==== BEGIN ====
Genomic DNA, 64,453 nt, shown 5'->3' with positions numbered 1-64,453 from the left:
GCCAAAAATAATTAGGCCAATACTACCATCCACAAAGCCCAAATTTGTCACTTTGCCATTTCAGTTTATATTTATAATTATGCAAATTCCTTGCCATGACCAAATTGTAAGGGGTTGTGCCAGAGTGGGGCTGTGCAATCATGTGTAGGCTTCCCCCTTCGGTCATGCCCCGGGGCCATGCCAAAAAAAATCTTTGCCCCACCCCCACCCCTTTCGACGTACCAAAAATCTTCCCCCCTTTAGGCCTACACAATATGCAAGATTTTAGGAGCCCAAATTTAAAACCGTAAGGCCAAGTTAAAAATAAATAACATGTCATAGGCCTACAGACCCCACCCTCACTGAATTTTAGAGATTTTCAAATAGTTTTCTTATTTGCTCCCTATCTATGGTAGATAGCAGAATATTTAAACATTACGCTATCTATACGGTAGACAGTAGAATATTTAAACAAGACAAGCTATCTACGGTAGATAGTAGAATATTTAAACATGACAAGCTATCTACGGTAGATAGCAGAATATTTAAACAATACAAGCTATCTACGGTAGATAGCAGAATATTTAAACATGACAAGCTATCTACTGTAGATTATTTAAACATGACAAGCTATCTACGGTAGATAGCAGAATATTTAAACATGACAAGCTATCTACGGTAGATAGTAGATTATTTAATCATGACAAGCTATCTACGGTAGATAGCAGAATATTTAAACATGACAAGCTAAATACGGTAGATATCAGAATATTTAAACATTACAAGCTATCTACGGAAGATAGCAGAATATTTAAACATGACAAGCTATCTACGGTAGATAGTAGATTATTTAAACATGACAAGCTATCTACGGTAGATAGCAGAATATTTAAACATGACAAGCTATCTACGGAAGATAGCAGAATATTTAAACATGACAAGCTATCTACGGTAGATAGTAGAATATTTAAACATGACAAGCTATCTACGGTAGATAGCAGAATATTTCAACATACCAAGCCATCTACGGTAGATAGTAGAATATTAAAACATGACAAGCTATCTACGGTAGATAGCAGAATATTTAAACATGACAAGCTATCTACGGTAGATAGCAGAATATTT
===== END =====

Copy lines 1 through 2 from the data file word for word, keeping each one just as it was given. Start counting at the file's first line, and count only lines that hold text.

Genomic DNA, 64,453 nt, shown 5'->3' with positions numbered 1-64,453 from the left:
GCCAAAAATAATTAGGCCAATACTACCATCCACAAAGCCCAAATTTGTCACTTTGCCATTTCAGTTTATATTTATAATTATGCAAATTCCTTGCCATGACCAAATTGTAAGGGGTTGTGCCAGAGTGGGGCTGTGCAATCATGTGTAGGCTTCCCCCTTCGGTCATGCCCCGGGGCCATGCCAAAAAAAATCTTTGCCCCACCCCCACCCCTTTCGACGTACCAAAAATCTTCCCCCCTTTAGGCCTACACAATATGCAAGATTTTAGGAGCCCAAATTTAAAACCGTAAGGCCAAGTTAAAAATAAATAACATGTCATAGGCCTACAGACCCCACCCTCACTGAATTTTAGAGATTTTCAAATAGTTTTCTTATTTGCTCCCTATCTATGGTAGATAGCAGAATATTTAAACATTACGCTATCTATACGGTAGACAGTAGAATATTTAAACAAGACAAGCTATCTACGGTAGATAGTAGAATATTTAAACATGACAAGCTATCTACGGTAGATAGCAGAATATTTAAACAATACAAGCTATCTACGGTAGATAGCAGAATATTTAAACATGACAAGCTATCTACTGTAGATTATTTAAACATGACAAGCTATCTACGGTAGATAGCAGAATATTTAAACATGACAAGCTATCTACGGTAGATAGTAGATTATTTAATCATGACAAGCTATCTACGGTAGATAGCAGAATATTTAAACATGACAAGCTAAATACGGTAGATATCAGAATATTTAAACATTACAAGCTATCTACGGAAGATAGCAGAATATTTAAACATGACAAGCTATCTACGGTAGATAGTAGATTATTTAAACATGACAAGCTATCTACGGTAGATAGCAGAATATTTAAACATGACAAGCTATCTACGGAAGATAGCAGAATATTTAAACATGACAAGCTATCTACGGTAGATAGTAGAATATTTAAACATGACAAGCTATCTACGGTAGATAGCAGAATATTTCAACATACCAAGCCATCTACGGTAGATAGTAGAATATTAAAACATGACAAGCTATCTACGGTAGATAGCAGAATATTTAAACATGACAAGCTATCTACGGTAGATAGCAGAATATTT